Myles v. Sollie
ORDER DENYING CLASS ACTION REQUEST re 1 Complaint: For the reasons set out in the Order, Plaintiff Myles's request in his Complaint seeking certification of a class action is denied. The other 23 inmates who signed the Complaint will not be added as Plaintiffs in this civil action. If any one of the other 23 inmates wishes to pursue a civil action concerning the conditions of confinement at the Lauderdale County Jail, that individual may contact the Clerk's Office, 501 E. Court St reet, Suite 2.500, Jackson, Mississippi, 39207 and request the form used to file a civil action. Each inmate filing an individual civil action will be required to pay the filing fee of $400.00 or file a motion to proceed in forma pauperis. Signed by District Judge Daniel P. Jordan III on April 11, 2017.(SP)
UNITED STATES DISTRICT COURT
SOUTHERN DISTRICT OF MISSISSIPPI
DANYALL DEVICCIO MYLES
CIVIL ACTION NO. 3:17-cv-25-DPJ-FKB
ORDER DENYING CLASS ACTION REQUEST
This cause is before the Court, sua sponte, for consideration of Plaintiff Danyall Deviccio
Myles’s request to “form a class action lawsuit.” Compl.  at 8. Plaintiff’s Complaint  has a
list of signatures of 23 other inmates housed at Lauderdale County Jail in B-Tower who wish to
pursue a Complaint against Billie Sollie, Sheriff of Lauderdale County, Mississippi, and
Lauderdale County, Mississippi.1 Id. at 8–9. Myles states that “[t]his statement and list of
signatures hereby states that all prisoners listed in this petition stand by and confirm that the
complaints listed in this formal written petition are true and were either witnesse[s] and/or
experienced personally . . . the conditions listed during their incarceration.” Id. at 8.
Having considered the Complaint, the Court finds that Myles’s attempt to institute a class
action should be denied but that he may continue to seek relief in his individual capacity.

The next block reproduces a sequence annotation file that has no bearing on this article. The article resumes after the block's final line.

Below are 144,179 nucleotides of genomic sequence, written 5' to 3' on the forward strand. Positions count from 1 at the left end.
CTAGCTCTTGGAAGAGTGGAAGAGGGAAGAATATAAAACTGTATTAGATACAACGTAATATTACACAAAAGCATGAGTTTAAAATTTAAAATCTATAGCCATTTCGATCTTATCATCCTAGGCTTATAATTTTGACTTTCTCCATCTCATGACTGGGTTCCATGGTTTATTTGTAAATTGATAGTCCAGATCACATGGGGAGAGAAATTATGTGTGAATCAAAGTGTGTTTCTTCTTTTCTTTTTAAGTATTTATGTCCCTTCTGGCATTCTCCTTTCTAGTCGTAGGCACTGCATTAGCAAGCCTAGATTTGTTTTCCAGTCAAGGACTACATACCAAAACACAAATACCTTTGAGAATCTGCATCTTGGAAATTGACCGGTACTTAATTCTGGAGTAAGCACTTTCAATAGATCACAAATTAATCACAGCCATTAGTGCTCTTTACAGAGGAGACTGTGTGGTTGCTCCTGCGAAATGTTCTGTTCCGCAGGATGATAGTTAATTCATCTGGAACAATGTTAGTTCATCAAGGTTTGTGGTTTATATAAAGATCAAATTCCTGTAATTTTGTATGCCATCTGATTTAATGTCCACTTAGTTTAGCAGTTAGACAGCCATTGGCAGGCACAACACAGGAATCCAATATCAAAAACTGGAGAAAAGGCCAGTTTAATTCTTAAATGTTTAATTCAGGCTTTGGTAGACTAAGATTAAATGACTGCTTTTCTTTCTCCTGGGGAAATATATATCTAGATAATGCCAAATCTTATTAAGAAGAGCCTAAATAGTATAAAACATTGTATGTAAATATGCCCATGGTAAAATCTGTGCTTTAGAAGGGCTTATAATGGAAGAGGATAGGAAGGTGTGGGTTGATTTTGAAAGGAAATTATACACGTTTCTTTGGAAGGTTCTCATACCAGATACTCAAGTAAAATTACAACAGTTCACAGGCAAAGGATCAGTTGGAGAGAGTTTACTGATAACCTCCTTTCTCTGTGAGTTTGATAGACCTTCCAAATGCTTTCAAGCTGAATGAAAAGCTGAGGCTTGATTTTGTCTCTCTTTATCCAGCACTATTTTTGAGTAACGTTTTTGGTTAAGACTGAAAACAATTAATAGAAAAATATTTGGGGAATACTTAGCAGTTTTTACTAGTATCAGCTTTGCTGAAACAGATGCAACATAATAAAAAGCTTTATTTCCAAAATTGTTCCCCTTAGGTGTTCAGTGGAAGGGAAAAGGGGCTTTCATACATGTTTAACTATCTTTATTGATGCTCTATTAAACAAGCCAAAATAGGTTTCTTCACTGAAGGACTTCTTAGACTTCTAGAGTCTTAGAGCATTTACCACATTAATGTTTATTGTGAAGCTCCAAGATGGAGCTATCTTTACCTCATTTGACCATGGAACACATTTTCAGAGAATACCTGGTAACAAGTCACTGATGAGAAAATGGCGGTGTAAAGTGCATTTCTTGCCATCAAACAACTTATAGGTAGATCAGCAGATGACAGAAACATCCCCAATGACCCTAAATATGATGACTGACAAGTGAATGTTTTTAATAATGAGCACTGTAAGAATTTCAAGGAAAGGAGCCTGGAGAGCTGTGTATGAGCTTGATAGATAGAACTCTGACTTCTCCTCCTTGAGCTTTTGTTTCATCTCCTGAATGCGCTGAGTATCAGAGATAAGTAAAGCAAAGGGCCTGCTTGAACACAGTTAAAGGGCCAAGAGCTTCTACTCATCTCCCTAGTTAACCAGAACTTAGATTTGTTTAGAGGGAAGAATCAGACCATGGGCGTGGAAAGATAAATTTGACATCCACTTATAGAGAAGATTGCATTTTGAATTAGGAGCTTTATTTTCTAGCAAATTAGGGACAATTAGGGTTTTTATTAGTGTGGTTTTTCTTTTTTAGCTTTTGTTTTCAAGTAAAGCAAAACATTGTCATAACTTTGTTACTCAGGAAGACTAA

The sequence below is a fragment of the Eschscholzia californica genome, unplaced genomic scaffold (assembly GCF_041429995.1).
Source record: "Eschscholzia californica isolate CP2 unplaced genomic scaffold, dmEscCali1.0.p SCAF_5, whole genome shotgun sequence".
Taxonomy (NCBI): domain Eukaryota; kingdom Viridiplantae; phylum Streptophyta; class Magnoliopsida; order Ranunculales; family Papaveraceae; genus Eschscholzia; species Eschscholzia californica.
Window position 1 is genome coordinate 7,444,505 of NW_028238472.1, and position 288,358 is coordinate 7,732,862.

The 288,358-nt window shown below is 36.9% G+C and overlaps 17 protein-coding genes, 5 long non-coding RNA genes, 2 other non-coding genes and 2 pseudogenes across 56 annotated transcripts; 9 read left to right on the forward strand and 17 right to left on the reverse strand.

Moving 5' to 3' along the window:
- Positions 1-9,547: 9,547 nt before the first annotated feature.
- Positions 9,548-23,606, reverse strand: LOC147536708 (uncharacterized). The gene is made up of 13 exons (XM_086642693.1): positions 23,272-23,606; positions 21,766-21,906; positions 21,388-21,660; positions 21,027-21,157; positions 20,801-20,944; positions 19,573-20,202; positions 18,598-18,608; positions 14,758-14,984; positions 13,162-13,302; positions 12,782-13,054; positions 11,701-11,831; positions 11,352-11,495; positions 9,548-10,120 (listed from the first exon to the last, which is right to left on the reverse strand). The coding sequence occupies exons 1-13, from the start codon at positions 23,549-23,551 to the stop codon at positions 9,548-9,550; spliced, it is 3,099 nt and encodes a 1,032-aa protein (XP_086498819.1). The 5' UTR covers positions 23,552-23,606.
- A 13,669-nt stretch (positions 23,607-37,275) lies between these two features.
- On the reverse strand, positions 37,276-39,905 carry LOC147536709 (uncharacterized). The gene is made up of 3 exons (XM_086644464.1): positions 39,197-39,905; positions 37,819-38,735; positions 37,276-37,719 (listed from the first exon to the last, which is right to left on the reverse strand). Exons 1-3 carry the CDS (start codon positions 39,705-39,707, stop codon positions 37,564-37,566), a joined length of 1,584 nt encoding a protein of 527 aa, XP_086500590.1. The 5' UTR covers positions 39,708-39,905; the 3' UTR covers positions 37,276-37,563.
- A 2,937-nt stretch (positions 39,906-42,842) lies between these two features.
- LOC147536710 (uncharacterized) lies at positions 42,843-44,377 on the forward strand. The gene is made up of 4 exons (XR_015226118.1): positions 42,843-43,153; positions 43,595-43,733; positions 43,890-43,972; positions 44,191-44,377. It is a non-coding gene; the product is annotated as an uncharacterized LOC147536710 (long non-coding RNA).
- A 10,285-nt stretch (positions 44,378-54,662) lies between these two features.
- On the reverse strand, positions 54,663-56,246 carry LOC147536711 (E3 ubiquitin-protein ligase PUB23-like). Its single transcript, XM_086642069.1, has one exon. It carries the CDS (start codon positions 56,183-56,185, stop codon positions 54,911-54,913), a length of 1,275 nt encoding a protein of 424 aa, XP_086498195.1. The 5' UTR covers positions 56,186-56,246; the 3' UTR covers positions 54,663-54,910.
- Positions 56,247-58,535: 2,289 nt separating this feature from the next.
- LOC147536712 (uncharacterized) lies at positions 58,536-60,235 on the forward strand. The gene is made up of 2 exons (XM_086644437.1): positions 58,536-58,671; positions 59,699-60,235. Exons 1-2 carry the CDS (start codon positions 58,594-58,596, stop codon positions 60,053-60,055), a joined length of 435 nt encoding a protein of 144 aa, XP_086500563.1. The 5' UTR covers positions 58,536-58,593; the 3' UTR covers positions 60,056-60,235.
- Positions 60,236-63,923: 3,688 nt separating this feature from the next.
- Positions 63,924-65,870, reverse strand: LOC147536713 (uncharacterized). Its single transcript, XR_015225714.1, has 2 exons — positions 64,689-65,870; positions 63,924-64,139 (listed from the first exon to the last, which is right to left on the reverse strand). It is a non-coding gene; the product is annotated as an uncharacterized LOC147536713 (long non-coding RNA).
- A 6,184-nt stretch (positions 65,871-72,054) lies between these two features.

Additionally, the Court finds that the claims of the 23 other inmates who signed the Complaint
will not be added as Plaintiffs in this civil action.
[T]he class action device exists primarily, if not solely, to achieve a measure of
judicial economy, which benefits the parties as well as the entire judicial system.
It preserves the resources of both the courts and the parties by permitting issues
affecting all class members to be litigated in an efficient, expedited, and
Even though there are additional signatures attached to the Complaint, the style of the case
indicates that Danyall Deviccio Myles is the only Plaintiff and that Billie Sollie is the only
Defendant. Compl.  at 1–2.
Allison v. Citgo Petroleum Corp., 151 F.3d 402, 410 (5th Cir. 1998). To obtain class
certification under Federal Rule of Civil Procedure 23(a), the plaintiffs must satisfy the
(1) numerosity (a ‘class [so large] that joinder of all members is impracticable’);
(2) commonality (‘questions of law or fact common to the class’); (3) typicality
(named parties’ claims or defenses ‘are typical . . . of the class’); and (4)
adequacy of representation (representatives ‘will fairly and adequately protect the
interests of the class’).
Amchem Prods., Inc. v. Windsor, 521 U.S. 591, 613 (1997) (quoting Fed. R. Civ. P. 23(a)).
Additionally, Plaintiff must show that the action is maintainable pursuant to Rule 23(b)(1), (2) or
(3). Id. at 614.
Even though Myles asserts that there are questions of law common to all, he has not
demonstrated that the remaining requirements for class certification are met. Therefore, the